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Title UPA A Century Later
Subject Newspapers; Newspaper publishing; Journalism
Creator Utah Press Association
Publisher Utah Press Association
Contributors Cornwell, J. M.
Date 1996
Type Text
Format application/pdf
Identifier PN4844.U8 U8 1996
Source Original Book: UPN A Century Later
Language eng
Rights Management Digital image copyright 2005, University of Utah. All rights reserved.
Holding Institution University of Utah
Source Physical Dimensions 14 cm x 21.5 cm
Metadata Cataloger Kelly Taylor
ARK ark:/87278/s6319w0z
Setname uu_upa
Date Created 2005-05-10
Date Modified 2005-05-10
ID 416710
Reference URL

Page Metadata

Title Page659
Description THE UTAH NEWSPAPER HALL OF FAME Masterful makeup combined with well-edited copy resulted in General Excellence laurels on not only the state but the national level. All three of his publications at one time or another captured top Utah Press awards. Few even knew Harrison's other given name was William and none so-referred to him. Born in Provo, he was a son of Don W. and Harriet Ann Harrison Conover. He attained his entire education in his hometown, graduating from Provo High School and Brigham Young University. His college years were interrupted by an LDS Church mission in Tahiti, where he first experienced publishing when he was delegated to edit and produce a mission paper. In 1933, he launched Conover Printing in Springville and on January 4, 1934, he became editor and manager of the Springville Herald, succeeding Nephi C. Hicks, who'd held that position since 1927. The paper, owned by the Provo Herald, was descended from the Springville Independent, founded August 20, 1891. Three decades later, when it was purchased by A. Frank Gaisford Sr., its name was changed to the Springville Beacon. It became the Herald-Beacon in 1924 when it was acquired by the Provo daily and Beacon was dropped from the banner when Hicks was put in charge. Conover edited the Herald for exactly six years before Ed W. Scripps, whose group owned many newspaper properties, agreed to sell him the weekly. Harrison later admitted it was a grudging concession on Scripps1 part, kindled by his threat to instigate a competing publication. On January 4, 1940, Harrison's title changed to that of Publisher. Simultaneously, he moved production into his newly-opened Art City Publishing plant, for the Herald had been printed in Provo for two decades. He'd demonstrated an aggressive editorial flair while an employee. One innovative idea, begun early in 1934 and continued for years, was brief, thought-provoking, 200-word locally-motivated editorials in a page one box. With the nation in the throes of "The Great Depression," newspaper crusades 659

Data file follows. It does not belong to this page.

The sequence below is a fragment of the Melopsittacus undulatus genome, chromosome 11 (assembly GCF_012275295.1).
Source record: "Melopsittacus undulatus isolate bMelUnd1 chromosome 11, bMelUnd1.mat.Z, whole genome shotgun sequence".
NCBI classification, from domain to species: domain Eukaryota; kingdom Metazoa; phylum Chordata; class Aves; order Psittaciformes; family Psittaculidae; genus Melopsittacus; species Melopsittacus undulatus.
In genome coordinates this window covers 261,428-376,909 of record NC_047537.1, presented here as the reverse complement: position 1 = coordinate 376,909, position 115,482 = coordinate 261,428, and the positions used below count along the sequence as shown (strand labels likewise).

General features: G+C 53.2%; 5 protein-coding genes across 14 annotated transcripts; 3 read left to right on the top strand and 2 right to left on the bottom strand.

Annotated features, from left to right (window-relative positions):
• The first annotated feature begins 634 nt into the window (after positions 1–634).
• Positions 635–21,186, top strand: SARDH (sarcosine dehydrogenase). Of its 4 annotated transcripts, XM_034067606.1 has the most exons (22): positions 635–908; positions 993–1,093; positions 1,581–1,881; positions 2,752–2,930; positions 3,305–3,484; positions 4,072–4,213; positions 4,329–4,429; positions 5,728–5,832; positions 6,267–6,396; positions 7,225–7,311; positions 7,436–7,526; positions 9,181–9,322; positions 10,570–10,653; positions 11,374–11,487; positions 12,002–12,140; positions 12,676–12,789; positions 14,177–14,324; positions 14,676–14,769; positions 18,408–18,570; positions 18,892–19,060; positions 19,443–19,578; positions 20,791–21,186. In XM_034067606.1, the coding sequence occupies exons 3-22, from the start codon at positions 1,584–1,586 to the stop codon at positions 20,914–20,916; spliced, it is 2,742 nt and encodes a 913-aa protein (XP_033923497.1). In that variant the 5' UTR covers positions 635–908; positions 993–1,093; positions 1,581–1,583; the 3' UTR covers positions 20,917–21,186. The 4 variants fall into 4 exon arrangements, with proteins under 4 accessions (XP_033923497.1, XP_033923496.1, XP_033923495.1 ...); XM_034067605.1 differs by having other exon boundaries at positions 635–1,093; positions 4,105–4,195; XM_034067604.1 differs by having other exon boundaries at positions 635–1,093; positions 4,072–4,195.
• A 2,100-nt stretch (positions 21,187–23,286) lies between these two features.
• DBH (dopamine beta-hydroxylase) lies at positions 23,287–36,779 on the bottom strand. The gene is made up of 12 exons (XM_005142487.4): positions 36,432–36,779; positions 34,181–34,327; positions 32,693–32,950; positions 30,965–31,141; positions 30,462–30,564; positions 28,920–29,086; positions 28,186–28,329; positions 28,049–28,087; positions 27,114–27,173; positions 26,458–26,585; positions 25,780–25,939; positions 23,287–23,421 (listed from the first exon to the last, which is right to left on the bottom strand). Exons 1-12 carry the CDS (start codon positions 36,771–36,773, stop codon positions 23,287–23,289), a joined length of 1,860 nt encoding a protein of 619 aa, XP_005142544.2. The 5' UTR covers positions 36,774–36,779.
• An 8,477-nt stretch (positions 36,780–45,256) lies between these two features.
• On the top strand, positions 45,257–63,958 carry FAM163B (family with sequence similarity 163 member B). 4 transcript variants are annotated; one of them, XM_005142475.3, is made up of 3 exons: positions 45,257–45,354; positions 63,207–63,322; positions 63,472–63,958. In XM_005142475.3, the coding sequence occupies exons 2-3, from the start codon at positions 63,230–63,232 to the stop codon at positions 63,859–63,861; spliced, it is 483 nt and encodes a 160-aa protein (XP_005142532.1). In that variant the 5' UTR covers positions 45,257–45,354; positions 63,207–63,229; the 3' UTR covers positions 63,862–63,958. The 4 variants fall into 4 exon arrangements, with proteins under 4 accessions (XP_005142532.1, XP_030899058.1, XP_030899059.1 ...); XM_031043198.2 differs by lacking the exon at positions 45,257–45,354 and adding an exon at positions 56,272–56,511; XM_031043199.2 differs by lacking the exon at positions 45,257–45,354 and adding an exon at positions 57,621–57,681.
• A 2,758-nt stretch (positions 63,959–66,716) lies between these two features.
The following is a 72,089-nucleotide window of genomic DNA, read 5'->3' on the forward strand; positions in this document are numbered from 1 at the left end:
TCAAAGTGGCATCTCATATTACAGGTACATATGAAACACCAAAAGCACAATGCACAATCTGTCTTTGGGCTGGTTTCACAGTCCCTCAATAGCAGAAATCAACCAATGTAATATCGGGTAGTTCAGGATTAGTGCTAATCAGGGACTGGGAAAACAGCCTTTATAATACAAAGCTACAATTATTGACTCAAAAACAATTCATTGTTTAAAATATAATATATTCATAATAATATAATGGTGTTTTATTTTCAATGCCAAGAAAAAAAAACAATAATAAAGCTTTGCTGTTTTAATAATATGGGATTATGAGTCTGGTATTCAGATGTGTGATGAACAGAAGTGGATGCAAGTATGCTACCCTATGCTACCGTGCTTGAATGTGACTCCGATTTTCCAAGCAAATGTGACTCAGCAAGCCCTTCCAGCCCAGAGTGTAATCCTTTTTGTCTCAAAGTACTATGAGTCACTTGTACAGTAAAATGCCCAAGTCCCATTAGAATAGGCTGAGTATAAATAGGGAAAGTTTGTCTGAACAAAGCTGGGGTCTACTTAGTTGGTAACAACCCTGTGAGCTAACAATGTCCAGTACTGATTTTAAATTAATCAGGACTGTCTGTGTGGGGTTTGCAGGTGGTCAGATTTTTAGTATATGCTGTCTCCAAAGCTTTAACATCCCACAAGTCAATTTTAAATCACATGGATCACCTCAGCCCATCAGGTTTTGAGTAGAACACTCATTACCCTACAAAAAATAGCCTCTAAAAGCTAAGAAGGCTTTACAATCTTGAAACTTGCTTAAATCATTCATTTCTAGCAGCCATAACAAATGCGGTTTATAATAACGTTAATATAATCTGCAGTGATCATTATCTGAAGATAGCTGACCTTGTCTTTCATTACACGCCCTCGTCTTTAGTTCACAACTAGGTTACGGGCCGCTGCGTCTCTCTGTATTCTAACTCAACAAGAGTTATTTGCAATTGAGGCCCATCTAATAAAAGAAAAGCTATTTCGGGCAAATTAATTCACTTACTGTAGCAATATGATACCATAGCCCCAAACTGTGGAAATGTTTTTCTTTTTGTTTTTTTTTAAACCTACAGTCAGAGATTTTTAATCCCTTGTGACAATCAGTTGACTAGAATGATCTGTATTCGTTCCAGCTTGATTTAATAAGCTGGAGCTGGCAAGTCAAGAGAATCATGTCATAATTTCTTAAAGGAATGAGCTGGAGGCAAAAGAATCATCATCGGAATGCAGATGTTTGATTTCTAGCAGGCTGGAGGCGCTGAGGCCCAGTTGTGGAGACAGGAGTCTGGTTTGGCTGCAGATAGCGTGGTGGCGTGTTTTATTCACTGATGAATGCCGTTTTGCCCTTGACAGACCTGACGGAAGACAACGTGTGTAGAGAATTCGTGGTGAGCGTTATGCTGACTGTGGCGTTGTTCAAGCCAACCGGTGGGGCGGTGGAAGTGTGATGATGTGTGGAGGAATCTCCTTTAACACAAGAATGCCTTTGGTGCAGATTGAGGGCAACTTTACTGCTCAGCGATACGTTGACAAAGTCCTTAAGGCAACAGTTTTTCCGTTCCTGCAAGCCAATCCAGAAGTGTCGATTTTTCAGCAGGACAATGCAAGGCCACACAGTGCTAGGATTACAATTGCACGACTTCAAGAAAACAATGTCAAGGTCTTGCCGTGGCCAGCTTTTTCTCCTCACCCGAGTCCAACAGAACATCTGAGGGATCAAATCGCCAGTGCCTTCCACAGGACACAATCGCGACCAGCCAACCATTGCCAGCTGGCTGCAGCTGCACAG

Format application/pdf
Identifier 665-UPA_Page659.jpg
Source Original Book: UPA A Century Later
Setname uu_upa
Date Created 2005-05-10
Date Modified 2005-05-10
ID 416670
Reference URL